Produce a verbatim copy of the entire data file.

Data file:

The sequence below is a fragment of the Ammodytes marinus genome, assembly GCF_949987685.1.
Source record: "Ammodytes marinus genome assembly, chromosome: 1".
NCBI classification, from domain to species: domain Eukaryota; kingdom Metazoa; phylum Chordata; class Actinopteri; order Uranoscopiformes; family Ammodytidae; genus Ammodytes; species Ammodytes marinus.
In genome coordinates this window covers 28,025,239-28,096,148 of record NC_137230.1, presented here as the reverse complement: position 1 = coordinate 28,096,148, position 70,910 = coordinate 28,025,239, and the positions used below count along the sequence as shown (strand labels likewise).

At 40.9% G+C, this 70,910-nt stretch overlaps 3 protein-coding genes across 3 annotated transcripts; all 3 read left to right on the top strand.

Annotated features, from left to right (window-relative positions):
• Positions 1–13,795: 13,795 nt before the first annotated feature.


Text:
The sequence below is a fragment of the Ammodytes marinus genome, assembly GCF_949987685.1.
Source record: "Ammodytes marinus genome assembly, chromosome: 1".
NCBI classification, from domain to species: domain Eukaryota; kingdom Metazoa; phylum Chordata; class Actinopteri; order Uranoscopiformes; family Ammodytidae; genus Ammodytes; species Ammodytes marinus.
In genome coordinates this window covers 28,025,239-28,096,148 of record NC_137230.1, presented here as the reverse complement: position 1 = coordinate 28,096,148, position 70,910 = coordinate 28,025,239, and the positions used below count along the sequence as shown (strand labels likewise).

At 40.9% G+C, this 70,910-nt stretch overlaps 3 protein-coding genes across 3 annotated transcripts; all 3 read left to right on the top strand.

Annotated features, from left to right (window-relative positions):
• Positions 1–13,795: 13,795 nt before the first annotated feature.